Yvette Hunt is a University of Queensland alumna and honorary research fellow, whose areas of study have included such topics as ancient xenophobia, poisons and poisoners in antiquity, Roman public entertainment (especially ancient pantomime dancing – the topic of her PhD thesis), popular ancient medicine, and ancient magic. Despite her areas of study being ancient history, she has published a translation and commentary on Latin text Medicina Plinii for Routledge’s Scientific Writings from the Ancient and Medieval World series, and is currently working on a translation of Sextus Placitus’ Medicine from Animals, Livestock, Beasts and Birds. Yvette uses Critical Dialogues to introduce students to more obscure ancient sources, address topics requested by students, or even conduct some elements of recreation of ancient practice.

  • Session 3 – Thursday 28th April, Week 8

    Location: Michie Building (9), Room 536

    Time: 5:00pm

    Join us for our fourth session, which looks at Homicide in Athens. Our host this week will be Katherine Prouting!

    Katherine Prouting is an MPhil student at the University of Queensland writing her thesis on ‘Domestic Violence in the Athenian Law-Court Speeches: Perception, Procedure, and Punishment’, under the supervision of Prof. Alastair Blanshard. Having completed an Honours Degree in the Bachelor of Classical Studies at the Australian National University (2012-2016), she spent several years working before coming to UQ in mid-2019 for her MPhil. She is extremely passionate about Attic oratory and wants everyone to like it as much as she does. Katherine has also spoken about Athenian law at various conferences including the CUNY Postgraduate Conference in New York City (2020), The Australasian Society for Classical Studies (ASCS 2021, 2022), and the Cancelled Conference (2021).

  • Session 4 – Thursday 12th May, Week 12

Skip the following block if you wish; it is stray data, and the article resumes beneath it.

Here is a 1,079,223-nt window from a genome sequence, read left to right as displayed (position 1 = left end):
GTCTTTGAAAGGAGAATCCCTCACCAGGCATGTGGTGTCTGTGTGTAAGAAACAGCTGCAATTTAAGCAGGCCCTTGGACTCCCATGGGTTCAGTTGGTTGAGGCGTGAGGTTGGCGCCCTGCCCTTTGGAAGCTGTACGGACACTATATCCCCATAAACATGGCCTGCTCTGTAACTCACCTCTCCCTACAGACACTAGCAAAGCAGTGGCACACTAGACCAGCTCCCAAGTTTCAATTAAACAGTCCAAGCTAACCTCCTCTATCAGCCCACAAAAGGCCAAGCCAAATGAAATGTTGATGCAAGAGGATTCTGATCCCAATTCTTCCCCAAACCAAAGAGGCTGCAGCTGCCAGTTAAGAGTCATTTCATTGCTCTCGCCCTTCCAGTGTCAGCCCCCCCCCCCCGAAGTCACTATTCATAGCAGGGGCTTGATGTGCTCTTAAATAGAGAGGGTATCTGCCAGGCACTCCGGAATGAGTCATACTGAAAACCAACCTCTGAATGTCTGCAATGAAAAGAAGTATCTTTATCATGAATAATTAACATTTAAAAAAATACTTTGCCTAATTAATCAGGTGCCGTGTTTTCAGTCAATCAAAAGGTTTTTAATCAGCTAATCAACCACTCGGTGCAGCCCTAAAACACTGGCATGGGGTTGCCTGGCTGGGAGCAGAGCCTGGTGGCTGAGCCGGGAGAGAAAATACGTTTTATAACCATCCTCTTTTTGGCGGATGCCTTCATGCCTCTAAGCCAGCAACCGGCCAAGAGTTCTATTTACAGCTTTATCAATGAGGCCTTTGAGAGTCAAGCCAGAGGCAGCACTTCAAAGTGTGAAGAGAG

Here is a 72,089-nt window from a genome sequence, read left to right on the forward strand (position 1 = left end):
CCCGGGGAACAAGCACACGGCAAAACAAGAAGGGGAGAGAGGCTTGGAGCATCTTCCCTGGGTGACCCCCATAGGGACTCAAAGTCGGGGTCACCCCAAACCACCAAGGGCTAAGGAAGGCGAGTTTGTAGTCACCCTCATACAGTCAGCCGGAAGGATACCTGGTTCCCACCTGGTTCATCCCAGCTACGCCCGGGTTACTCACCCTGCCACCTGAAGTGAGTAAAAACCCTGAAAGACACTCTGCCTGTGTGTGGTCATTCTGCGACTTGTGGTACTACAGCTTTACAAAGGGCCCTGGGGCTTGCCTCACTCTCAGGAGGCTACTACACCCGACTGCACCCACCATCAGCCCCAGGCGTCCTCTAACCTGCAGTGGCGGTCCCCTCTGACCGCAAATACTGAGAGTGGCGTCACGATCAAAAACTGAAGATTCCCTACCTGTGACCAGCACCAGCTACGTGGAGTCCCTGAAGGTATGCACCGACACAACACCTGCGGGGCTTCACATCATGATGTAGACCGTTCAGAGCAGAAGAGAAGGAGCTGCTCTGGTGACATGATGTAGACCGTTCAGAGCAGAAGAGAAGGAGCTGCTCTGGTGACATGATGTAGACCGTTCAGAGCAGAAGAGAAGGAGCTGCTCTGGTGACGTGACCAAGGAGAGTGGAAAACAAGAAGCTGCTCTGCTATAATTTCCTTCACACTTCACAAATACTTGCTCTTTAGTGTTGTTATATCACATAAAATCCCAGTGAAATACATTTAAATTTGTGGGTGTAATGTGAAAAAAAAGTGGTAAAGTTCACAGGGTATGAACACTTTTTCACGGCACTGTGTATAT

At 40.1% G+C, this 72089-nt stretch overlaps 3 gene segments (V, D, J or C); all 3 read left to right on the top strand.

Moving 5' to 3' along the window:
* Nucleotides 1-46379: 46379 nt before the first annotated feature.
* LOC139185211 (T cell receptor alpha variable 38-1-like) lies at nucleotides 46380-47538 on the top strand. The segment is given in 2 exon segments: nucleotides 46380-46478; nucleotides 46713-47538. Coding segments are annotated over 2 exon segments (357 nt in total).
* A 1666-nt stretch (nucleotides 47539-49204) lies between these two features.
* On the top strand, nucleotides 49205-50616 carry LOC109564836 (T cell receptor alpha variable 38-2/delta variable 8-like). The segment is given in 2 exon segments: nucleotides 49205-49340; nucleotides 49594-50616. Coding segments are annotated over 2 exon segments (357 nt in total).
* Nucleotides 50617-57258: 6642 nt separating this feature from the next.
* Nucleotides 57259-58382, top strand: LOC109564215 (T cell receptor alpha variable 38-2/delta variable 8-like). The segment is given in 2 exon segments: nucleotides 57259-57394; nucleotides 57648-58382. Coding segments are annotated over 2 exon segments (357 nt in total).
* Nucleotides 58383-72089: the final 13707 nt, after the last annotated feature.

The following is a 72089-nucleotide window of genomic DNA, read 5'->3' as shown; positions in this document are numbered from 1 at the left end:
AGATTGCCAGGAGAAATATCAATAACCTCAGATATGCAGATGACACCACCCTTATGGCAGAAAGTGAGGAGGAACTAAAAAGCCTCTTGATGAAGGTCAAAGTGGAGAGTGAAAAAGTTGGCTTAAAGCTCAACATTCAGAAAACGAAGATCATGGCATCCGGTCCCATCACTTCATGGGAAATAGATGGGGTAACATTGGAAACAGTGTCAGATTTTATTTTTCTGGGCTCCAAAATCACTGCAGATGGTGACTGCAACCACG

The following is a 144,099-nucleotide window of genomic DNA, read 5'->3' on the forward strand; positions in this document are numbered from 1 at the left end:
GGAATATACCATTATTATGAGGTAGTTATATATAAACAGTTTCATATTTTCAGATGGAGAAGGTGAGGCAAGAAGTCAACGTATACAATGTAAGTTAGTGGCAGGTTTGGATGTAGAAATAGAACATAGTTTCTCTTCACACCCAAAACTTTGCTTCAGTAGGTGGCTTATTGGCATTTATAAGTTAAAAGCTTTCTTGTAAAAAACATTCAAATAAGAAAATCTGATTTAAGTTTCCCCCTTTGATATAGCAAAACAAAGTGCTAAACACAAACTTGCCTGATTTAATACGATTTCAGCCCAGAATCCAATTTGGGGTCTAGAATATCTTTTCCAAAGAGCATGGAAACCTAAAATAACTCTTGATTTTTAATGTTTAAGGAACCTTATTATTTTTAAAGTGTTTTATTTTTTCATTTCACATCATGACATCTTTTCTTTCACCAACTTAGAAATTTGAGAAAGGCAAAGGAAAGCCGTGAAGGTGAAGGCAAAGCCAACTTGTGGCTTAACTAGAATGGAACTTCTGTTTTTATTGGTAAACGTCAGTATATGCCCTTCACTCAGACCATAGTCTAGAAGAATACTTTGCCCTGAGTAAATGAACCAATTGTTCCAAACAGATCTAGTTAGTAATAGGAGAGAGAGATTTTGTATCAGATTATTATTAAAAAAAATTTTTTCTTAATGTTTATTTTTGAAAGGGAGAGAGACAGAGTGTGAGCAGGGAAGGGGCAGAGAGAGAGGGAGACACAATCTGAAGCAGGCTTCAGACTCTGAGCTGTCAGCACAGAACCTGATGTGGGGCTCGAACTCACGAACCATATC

Michie Building (9), Room 536

    Time: 5:00pm

    This session will focus on our host, Yvette Hunts’, very own translation of ‘On Animals, Livestocks, Beasts and Birds’ by Sextus Placitus!

    This Latin medical text, Sextus Placitus of Papyra’s Book of Medicine from Animals, Livestock, and Beasts or Birds, has never been translated into modern English. The text dates to between 400 and 450 CE, and medieval manuscripts often are accompanied by illustrations of the animal which was the topic of each chapter. This translation is the first part of a current translation and research project.

    Yvette Hunt is a University of Queensland alumna and honorary research fellow, whose areas of study have included such topics as ancient xenophobia, poisons and poisoners in antiquity, Roman public entertainment (especially ancient pantomime dancing – the topic of her PhD thesis), popular ancient medicine, and ancient magic. Despite her areas of study being ancient history, she has published a translation and commentary on Latin text Medicina Plinii for Routledge’s Scientific Writings from the Ancient and Medieval World series, and is currently working on a translation of Sextus Placitus’ Medicine from Animals, Livestock, Beasts and Birds. Yvette uses Critical Dialogues to introduce students to more obscure ancient sources, address topics requested by students, or even conduct some elements of recreation of ancient practice

  • Session 5 – Thursday 25th May, Week 10

    Location: Michie Building (9), Room 536

    Time: 5:00pm

    This session looks at Homeric gender ideals in the 2004 movie, Troy. Our host this week is Ethan Clark-Kistowski!

    Ethan is a full time honours student writing a thesis on engendering the South Brisbane community during the Late Victorian period using an archaeological assemblage. He has a strong passion for archaeology, ancient history and reception studies and is also deeply interested in applying feminist critiques to these fields. Having always been interested in these fields, he pursued them through a dual Science/Arts degree. 

In the meantime, stay tuned for the release of the readings for each session!